Thanks everybody for sharing.
I will share what I have after I have taken that meal.

by starlight (guest) rate this post as useful

@yllwsmrf 2009/12/11 08:32
yllwsmrf, here is the line I refer to: "We don't have Christmas cakes in the west". We call our cake "Christmas cake" as well, so this is just wrong. It wasn't until the next page that the poster clarified that he/she meant Japanese style-cake (which no-one would really guess from the original quote, I certainly didn't), and then the poster followed up by saying that the Christmas fruit cake is "generally disliked in the west", which is just not the case.

In NZ and Australia at least we use the same kind of cake for weddings, birthdays and other occasions as well. Most people actually like it, believe it or not.

I know that we are only talking about Christmas cake, and as such it's not a big deal, but it's part of a tendency that I have noticed recently (not only here, other places on the internet as well and even among people I know personally) for Americans (not all of course, but quite a number) in particular to assume that their beliefs and traditions represent the whole of the western world.

You can just about guarantee if someone on the internet says "in the west we....", that what they are claiming actually doesn't apply at all to many "western" countries.

I am not really bothered by it, but I comment on it when I see it because I want people to stop and think about whether they should be making such broad generalisations, and also to point out that what they said is just not true.

Anyway, offtopic again, so that's my last post on the topic of Christmas cake...
by Sira (guest) rate this post as useful

thorough thread 2009/12/11 09:38
As suggested, the answer to this thread can easily be found by typing keywords like ''Christmas dinner'' on the Search engine of this very website. The following is among the thorough ones.

http://www.japan-guide.com/forum/quereadisplay.html?0+58042
by Uco (guest) rate this post as useful

context 2009/12/11 12:00
yllwsmrf, here is the line I refer to: "We don't have Christmas cakes in the west". We call our cake "Christmas cake" as well, so this is just wrong. It wasn't until the next page that the poster clarified that he/she meant Japanese style-cake (which no-one would really guess from the original quote, I certainly didn't)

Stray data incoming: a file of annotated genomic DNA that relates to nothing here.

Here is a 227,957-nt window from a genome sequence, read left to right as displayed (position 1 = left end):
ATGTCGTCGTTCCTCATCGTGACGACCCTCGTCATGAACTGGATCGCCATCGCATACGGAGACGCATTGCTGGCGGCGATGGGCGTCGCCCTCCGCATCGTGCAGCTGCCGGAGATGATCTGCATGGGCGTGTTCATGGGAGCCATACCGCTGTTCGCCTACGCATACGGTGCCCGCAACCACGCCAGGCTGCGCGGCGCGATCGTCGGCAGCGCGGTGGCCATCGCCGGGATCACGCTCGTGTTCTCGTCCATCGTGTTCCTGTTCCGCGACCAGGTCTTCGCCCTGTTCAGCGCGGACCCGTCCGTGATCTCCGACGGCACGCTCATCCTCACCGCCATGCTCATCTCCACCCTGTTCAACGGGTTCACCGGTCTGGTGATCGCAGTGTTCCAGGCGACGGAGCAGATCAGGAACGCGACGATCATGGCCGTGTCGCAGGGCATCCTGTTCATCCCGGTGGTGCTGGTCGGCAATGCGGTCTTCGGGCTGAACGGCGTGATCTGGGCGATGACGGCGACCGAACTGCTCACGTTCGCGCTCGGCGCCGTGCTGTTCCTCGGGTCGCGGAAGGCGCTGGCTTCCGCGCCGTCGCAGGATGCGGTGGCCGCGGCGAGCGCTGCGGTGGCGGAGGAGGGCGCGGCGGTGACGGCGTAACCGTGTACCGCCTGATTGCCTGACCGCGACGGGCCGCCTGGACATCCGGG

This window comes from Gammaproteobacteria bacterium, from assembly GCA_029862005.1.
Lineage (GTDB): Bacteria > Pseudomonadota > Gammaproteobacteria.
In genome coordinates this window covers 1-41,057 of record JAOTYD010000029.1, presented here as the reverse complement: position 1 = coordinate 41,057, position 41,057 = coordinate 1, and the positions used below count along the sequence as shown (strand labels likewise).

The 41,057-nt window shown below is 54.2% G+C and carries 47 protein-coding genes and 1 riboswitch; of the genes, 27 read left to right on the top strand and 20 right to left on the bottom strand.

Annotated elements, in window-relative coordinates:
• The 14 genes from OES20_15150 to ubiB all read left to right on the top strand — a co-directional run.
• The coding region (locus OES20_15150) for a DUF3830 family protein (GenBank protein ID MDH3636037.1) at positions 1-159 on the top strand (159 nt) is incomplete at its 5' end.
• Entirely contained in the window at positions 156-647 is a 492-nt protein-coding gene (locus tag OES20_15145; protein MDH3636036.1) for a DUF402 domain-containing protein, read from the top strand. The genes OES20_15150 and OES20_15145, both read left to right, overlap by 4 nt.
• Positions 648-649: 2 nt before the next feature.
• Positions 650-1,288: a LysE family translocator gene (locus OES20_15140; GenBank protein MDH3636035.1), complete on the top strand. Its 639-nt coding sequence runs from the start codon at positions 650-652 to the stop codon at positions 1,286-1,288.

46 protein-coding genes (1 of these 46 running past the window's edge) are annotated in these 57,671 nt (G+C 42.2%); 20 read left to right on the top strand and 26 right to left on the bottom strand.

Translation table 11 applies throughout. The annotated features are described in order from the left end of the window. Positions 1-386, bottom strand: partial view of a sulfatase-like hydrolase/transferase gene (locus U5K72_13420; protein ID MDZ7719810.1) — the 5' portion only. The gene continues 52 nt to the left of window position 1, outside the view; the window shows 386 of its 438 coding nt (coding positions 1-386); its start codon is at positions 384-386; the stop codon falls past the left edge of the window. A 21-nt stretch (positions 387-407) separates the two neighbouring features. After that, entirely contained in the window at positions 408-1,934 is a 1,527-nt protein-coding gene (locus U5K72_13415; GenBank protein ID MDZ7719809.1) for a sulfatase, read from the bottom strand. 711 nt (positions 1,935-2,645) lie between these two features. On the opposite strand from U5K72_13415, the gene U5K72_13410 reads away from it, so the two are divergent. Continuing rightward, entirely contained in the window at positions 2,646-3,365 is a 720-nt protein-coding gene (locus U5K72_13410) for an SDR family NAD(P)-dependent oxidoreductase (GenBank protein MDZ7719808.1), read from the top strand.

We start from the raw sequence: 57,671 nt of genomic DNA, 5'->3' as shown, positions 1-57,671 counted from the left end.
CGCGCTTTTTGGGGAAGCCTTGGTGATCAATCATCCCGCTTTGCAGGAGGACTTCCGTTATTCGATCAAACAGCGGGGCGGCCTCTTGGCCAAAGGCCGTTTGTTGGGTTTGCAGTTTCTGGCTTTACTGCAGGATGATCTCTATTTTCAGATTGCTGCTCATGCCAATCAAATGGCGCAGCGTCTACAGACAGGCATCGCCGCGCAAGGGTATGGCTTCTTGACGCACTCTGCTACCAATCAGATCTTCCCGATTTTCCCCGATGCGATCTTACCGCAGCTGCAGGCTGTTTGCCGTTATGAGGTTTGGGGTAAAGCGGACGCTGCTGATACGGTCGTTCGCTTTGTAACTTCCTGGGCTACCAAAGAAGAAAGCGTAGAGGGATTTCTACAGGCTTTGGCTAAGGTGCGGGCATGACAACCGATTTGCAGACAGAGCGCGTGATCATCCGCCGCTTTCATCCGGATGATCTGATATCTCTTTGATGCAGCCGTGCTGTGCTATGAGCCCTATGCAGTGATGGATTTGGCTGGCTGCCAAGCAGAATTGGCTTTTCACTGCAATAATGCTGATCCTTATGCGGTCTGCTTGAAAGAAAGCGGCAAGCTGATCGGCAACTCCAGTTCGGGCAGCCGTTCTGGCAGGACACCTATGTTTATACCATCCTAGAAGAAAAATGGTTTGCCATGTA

Sira,

You have taken the post out of context. He clarified his meaning and to not recognize that is a misrepresentation of his position.

I know that we are only talking about Christmas cake, and as such it's not a big deal, but it's part of a tendency that I have noticed recently (not only here, other places on the internet as well and even among people I know personally) for Americans (not all of course, but quite a number) in particular to assume that their beliefs and traditions represent the whole of the western world.

You can just about guarantee if someone on the internet says "in the west we....", that what they are claiming actually doesn't apply at all to many "western" countries.


I agree that this is a widespread problem and myself try to avoid using the term "the west" or even "in America" (as that upsets some Canadians for some reason). However, and don't take this as me okaying the practice, but North America has twice the population of the rest of the English speaking western world. Obviously the other countries have their own customs and opinions but they are unfortunately of the minority that can easily (albeit unintentionally) get drowned out.

I am not really bothered by it, but I comment on it when I see it because I want people to stop and think about whether they should be making such broad generalisations, and also to point out that what they said is just not true.

Yes, I agree that its important to help people realize that their generalizations are not representative. Anyway, I didn't mean to start such an off topic discussion, and I generally agree with everything you're saying. I just wanted to point out that you and Samurai007 (the guy from the other thread) were actually of a more similar viewpoint than may have come across in this thread.

Starlight,

Let us know how your dinner goes. If it was me I'd be expecting KFC and Kurisumasu Keiki, but maybe you'll have some traditional Japanese New Year's food. Either way it sounds like a good time!
by yllwsmrf rate this post as useful

Answer 2009/12/22 17:54
Hi,
A very surprise dinner!
We have chicken with mashed tomatoes, seafood salad, marcaroni with cheese, champagne for adults, sparkling fruit juice for the kids, ham with potato. The dessert was a cake with strawberry and white cream.
I presented the gifts to my Japanese friend's wife. The whole family opened the gifts eagerly and happily. I was glad & relieved that my gifts were quite presentable.
by starlight (guest) rate this post as useful